Background & aims: Childhood obesity is a global public health threat, with an alarming rise in incidence. Obesity at young age has short-term and long-term morbidity. It is, therefore, important to accurately assess body composition throughout infancy and childhood to identify excess adiposity. However, reference values for age 2–5 years, needed to interpret measurements and identify young children at risk, are lacking. Our primary objective was to fill the current gap in reference values by constructing sex-specific body composition reference values and charts for fat mass (FM), fat mass percentage (FM%), fat mass index (FMI), lean body mass (LBM), lean body mass index (LBMI) and total body less head bone mineral density (BMDTBLH) for children aged 2–5 years using Dual-Energy X-ray Absorptiometry (DXA). Methods: We performed 599 accurate DXA-measurements in 340 term-born children aged 2–5 years, using Lunar Prodigy with Encore software (V14.1). Using GAMLSS, sex-specific reference values and charts were created for FM, FM%, FMI, LBM, LBMI and BMDTBLH. Results: Sex-specific body composition reference values and charts for age 2–5 years were constructed. In boys and girls, FM and LBM increased from age 2–5 years (all p ≤ 0.001), but body size-corrected FM% and FMI decreased (all p ≤ 0.023). LBMI remained similar between 2 and 5 years of age. Girls had higher FM, FM% and FMI and lower LBM and LBMI compared to boys. BMC and BMDTBLH increased with age between 2 and 5 years of age (all p < 0.001) and were similar for boys and girls. Conclusions: We present sex-specific reference values and charts for body composition and total body bone mineral density measured by DXA, based on a large cohort of healthy children aged 2–5 years. These longitudinal references can be used for clinical practice and research purposes to monitor body composition and bone mineral density development and identify children at risk for excess adiposity.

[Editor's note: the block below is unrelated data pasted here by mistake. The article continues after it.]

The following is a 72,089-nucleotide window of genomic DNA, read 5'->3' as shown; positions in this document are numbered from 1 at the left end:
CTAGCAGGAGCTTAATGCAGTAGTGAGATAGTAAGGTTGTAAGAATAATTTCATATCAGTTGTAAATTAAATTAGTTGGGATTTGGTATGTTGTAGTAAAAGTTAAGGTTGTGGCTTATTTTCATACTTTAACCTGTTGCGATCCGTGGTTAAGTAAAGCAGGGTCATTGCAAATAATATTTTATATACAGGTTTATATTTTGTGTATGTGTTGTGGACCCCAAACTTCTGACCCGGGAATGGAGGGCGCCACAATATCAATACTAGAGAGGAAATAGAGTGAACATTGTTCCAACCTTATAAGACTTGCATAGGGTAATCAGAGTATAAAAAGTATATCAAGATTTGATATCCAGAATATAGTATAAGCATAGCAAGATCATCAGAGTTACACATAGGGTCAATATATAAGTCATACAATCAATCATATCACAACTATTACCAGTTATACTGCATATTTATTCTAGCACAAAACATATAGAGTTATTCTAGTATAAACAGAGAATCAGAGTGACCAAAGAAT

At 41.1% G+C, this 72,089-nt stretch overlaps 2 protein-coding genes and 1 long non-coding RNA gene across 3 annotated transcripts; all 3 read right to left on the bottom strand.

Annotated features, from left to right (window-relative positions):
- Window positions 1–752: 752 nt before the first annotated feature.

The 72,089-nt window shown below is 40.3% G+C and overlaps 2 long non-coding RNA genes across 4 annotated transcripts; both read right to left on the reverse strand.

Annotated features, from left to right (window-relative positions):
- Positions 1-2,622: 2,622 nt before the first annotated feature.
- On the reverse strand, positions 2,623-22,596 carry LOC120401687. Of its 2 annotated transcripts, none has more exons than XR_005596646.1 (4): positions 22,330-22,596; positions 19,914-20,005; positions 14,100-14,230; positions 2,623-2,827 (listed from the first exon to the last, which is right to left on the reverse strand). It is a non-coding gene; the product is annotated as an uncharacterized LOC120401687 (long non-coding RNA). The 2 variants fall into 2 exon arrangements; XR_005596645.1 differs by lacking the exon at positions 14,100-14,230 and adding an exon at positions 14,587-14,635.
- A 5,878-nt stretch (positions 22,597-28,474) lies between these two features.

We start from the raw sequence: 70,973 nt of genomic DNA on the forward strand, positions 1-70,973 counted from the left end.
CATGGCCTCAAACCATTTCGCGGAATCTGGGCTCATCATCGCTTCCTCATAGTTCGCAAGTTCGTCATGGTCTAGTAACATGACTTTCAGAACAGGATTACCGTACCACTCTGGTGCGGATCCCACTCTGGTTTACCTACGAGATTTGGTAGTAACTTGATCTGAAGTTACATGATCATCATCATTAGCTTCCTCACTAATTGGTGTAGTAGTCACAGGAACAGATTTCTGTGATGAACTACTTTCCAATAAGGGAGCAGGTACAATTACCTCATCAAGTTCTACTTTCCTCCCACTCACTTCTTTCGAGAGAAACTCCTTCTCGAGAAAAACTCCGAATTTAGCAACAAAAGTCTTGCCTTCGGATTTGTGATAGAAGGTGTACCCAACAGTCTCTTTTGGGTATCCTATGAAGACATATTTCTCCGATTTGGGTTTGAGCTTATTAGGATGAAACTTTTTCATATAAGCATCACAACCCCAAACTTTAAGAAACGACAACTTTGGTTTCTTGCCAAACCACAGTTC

Bibliographical noteFunding Information:
The Sophia Pluto study is an investigator-initiated cohort study, for which AHK received an independent research grant by Danone Nutricia Research . The sponsor had no role in the study design, collection, analysis or interpretation of the data, the writing of the manuscript or the decision to submit it for publication.
© 2021 The Author(s)